Open aired attractions controlled by Historic Scotland are now open.
Did you know you can still give blood? I donated back in May.
You need to book an appointment and take your biscuit home with you but when I did it, the process was quick and the staff were as friendly as ever!
Beauty therapists and hairdressers are back in action but with a difference.
I managed to get a last minute nail appointment. To secure the appointment I had to:
- Book online
- Text to confirm I had no symptoms
- Arrive on time, not before
- Take minimal items
- A new buffer was used
- Cuticle oil wasn’t applied
- Pay by card
Ronan finally got his lockdown locks cut!
4. Dining and Drinking in Edinburgh
You can now dine in a restaurant and drink at a beer garden but the experience is a little different.
Beer gardens have strict social distancing rules and serving procedures to keep staff and punters safe.
There are also time limits to your visit so don’t expect to be lazing in that rare Scottish sun with a pint all day or bar hopping between gardens.
Find out who is open and serving in our beer gardens in Edinburgh guide.
Most bars are following guidelines at varying levels!
From experience, on entry someone will:
- Greet you, take your temperature and ask you to sanitise your hands
- Request that you provide contact details for Track and Trace so they can contact you if there are any known COVID-19 cases
- Take your own pen
- Explain how to use the toilet facilities as not all cubicles will be in action
- Show you how to use the one-way system if applicable
- Some bars use QR code for menus and apps for offering
- You take drinks from bar or tray, server won’t touch them
- Avoid using cash where possible
There was only one pub I didn’t want to enter and that was because men were smoking at the entry door.
It’s gross to walk through a wall of smoke at any time never mind during a pandemic which attacks your respiratory system.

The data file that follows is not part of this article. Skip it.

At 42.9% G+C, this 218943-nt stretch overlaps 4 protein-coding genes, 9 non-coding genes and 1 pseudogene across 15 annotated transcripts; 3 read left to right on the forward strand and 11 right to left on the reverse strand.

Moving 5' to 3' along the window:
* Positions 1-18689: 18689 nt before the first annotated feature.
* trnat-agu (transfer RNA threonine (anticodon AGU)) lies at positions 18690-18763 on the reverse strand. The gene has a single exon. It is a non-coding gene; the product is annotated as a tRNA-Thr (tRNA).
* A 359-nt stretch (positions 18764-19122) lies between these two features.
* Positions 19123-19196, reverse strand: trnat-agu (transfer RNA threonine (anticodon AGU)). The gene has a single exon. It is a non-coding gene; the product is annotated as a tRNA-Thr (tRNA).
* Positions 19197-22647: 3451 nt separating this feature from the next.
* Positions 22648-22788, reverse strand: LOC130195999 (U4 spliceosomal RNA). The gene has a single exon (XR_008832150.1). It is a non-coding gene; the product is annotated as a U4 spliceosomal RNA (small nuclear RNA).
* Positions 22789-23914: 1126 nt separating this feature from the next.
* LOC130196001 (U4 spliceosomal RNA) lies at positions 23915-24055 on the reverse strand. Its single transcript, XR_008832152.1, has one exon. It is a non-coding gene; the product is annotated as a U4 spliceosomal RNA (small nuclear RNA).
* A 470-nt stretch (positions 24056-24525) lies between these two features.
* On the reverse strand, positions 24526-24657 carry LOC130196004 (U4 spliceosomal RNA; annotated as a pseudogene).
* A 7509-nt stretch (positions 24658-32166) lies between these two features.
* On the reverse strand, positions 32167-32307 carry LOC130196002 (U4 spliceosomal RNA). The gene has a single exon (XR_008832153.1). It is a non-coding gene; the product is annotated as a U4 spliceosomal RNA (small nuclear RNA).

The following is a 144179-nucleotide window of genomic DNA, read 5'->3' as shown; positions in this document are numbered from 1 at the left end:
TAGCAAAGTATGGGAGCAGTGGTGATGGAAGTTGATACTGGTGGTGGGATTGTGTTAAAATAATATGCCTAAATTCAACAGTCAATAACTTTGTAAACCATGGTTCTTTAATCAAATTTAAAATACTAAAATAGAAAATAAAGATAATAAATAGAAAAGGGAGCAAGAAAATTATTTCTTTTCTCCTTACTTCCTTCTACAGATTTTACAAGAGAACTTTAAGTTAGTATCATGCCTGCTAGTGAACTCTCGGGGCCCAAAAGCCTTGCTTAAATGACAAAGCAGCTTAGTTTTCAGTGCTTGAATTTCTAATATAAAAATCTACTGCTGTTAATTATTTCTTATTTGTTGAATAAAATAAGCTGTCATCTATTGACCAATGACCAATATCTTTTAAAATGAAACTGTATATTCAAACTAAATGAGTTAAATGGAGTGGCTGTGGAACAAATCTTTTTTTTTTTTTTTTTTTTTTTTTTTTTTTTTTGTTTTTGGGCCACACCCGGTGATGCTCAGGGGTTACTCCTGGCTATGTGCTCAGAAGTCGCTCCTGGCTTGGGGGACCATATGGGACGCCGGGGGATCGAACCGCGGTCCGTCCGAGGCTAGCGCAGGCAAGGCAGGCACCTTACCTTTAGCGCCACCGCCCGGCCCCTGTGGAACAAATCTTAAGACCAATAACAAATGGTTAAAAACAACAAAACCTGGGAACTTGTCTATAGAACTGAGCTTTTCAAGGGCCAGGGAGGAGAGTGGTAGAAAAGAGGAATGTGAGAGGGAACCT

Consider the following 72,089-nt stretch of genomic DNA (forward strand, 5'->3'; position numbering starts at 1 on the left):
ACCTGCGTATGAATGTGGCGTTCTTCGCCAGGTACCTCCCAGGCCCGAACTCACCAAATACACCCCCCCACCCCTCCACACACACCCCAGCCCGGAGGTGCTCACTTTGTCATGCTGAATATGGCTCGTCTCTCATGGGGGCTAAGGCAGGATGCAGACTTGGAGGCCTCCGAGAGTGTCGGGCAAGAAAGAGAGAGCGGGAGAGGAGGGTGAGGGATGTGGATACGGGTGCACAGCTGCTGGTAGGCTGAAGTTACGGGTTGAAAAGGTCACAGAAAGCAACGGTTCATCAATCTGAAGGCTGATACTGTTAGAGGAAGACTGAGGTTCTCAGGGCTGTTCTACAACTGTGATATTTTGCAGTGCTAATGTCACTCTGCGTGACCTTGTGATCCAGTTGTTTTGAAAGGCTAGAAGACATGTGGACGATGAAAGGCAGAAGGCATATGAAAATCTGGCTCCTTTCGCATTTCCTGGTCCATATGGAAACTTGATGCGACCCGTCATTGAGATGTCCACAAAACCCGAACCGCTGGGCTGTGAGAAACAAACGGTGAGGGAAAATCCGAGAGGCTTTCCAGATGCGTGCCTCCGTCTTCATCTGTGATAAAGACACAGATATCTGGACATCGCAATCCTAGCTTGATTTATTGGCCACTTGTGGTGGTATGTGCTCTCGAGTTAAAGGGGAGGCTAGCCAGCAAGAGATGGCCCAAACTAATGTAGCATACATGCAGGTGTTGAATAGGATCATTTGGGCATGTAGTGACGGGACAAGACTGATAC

Again, the process of eating at a restaurant will depend on the establishment.
Similar to drinking at a beer garden, someone at the restaurant will share their process with you.
Some restaurants and cafes are using protective screens between seats, others have measured out the distance so you are not dining shoulder to shoulder with a stranger.
If you don’t want to eat a meal in a restaurant, consider takeout instead.
Hundreds of businesses in Edinburgh are offering delivery and have been doing so since the start of lockdown so you can dine in or collect. Why not enjoy takeout at one of Edinburgh’s parks or gardens instead?
5. Parking and Public Transport in Edinburgh
During lockdown, parking was free around many areas of the city.
Now that the country has started moving again expect to pay those adorable premium prices for the privilege of parking.
We appreciate that many visitors won’t fancy taking the train or bus into the city but we don’t advise trying to park without paying because you will get hit with a fine.
We saw a parking attendant cheesing away to himself after typing into his fine box in Stockbridge during phase two.
To avoid using coins, check out the Ringo app which lets you pay for parking online.
Some pay and display machines now take card payments.
Ronan has created this guide to parking in the city which is worth a read.
Crossing the road doesn’t involve touching the traffic light button anymore!
Edinburgh now has automatic pedestrian crossing light stops during the day to stop traffic.
Public transport in Edinburgh is running and you are expected to wear a face covering or will be refused entry.
You can pay by card for a train, bus or tram ticket.
Both Waverley and Haymarket Train Stations have hand sanitiser points and seats blocked off to create social distancing.
There are toilets you can use in Edinburgh.
Transport hubs, attractions, restaurants and pubs provide access but there are rules such as one way systems, one user only and sinks blocked off to encourage social distancing.
You can use this map to find out which loos are open.
Avoid touching surfaces when you are out and about. Bring hand sanitiser.
Edinburgh is a city so expect it to be busier than towns.
My mum was surprised that people didn’t move off the pavement to avoid each other as they do in her hometown, Burntisland.
Obviously if you go to the beach on a sunny day you’re going to be met with crowds! Consider a day trip by train instead.
Bring your credit and debit cards with you to reduce passing notes and coins.
If you feel unwell and are showing COVID-19 symptoms or have been around anyone with symptoms postpone your visit and follow the NHS guidelines, or your own country guidelines, on self isolation. Edinburgh will wait!
After spending time in Edinburgh joining tours and dining out, I would say that people are behaving more responsibly than those in my hometown, Rosyth, where some folk aren’t wearing masks in petrol stations or the local shop.
Essential Edinburgh Information
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Edinburgh will feel different to what you are used to but that is to be expected. You should act accordingly to show respect to locals who live here and businesses who are trying to get back on their feet while serving you. All we ask is that you be considerate while having fun!